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While power planers smooth rough stock and reduce boards to uniform thickness, they do not flatten, straighten, or correct cupping, wind or twist.  To do this with power tools, a jointer is necessary.  Whether power or hand tools are used, the same principles apply.  Properly prepared lumber is the first step on the path to professional grade furniture.  This video is only a short overview of one version of the process and is intended for people with general knowledge regarding planes and other basic hand tools.  This process can be difficult at first but quickly becomes second nature with practice. 

Traditional hand tools don't make much noise or dust and require very little space fore use.  There are hundreds of high quality woodworking resources online, look around if you're interested in learning more. 

Here are a few links that helped me out:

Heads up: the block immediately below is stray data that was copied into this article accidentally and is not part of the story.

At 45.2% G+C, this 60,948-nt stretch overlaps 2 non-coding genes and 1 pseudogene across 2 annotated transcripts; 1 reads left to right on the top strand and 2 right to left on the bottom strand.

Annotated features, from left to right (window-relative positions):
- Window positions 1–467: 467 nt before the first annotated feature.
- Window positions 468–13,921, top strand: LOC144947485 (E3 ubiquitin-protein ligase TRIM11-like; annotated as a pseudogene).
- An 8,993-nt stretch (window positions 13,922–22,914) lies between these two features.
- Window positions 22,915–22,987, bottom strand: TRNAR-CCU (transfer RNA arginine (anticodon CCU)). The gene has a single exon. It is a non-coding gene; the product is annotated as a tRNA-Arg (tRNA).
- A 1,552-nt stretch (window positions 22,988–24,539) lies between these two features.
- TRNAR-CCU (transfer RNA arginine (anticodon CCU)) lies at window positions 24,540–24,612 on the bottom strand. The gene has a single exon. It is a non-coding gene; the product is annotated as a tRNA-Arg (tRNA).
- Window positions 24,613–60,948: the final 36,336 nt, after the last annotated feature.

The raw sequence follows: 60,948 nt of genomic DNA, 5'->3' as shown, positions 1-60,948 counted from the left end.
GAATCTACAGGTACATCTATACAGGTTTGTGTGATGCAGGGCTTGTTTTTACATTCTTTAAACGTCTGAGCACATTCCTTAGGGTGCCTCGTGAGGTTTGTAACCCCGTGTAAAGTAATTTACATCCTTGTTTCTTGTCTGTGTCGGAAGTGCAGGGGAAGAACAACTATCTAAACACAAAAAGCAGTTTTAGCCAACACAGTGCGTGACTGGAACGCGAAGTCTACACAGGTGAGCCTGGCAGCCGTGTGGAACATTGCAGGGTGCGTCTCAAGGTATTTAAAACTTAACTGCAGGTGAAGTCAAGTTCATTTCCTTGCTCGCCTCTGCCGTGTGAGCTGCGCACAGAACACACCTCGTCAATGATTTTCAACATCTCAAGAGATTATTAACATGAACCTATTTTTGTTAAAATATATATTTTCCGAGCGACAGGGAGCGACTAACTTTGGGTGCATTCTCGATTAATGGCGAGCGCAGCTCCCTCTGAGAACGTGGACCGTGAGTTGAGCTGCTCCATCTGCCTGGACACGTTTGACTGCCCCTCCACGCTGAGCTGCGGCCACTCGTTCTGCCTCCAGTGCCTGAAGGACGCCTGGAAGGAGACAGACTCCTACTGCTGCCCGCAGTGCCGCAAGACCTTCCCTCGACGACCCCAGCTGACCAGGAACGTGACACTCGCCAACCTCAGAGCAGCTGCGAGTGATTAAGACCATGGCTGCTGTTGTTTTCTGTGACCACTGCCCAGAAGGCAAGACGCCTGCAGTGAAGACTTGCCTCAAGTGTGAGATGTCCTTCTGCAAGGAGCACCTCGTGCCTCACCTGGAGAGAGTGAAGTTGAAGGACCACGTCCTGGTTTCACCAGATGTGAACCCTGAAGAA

http://woodtreks.com/
http://www.leevalley.com/US/wood/index.aspx 
http://oudluthier.blogspot.com/
http://pegsandtails.wordpress.com/
http://lostartpress.wordpress.com/
http://www.popularwoodworking.com/woodworking-blogs/chris-schwarz-blog
<p>Darn privacy lockout. I was excited for this instructable.</p>
<p>&quot;This video is Private&quot; ?</p>
Thanks, a great demonstration.
Seen the inst'ble on Tool Rack. Knew from the type and condition of the tools that this guy was a master. This video proves. Look forward to more lessons sir.
Congratulations, you are truly an artist.
Excellent.
Awesome! I find this incredibly useful since I own a jointer but not a thickness planer. This also reminds me of how I recently had to use a similar method to flatten an 8&quot; wide cherry board.

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Bio: I work in a 32mm cabinet shop, it's terrible.
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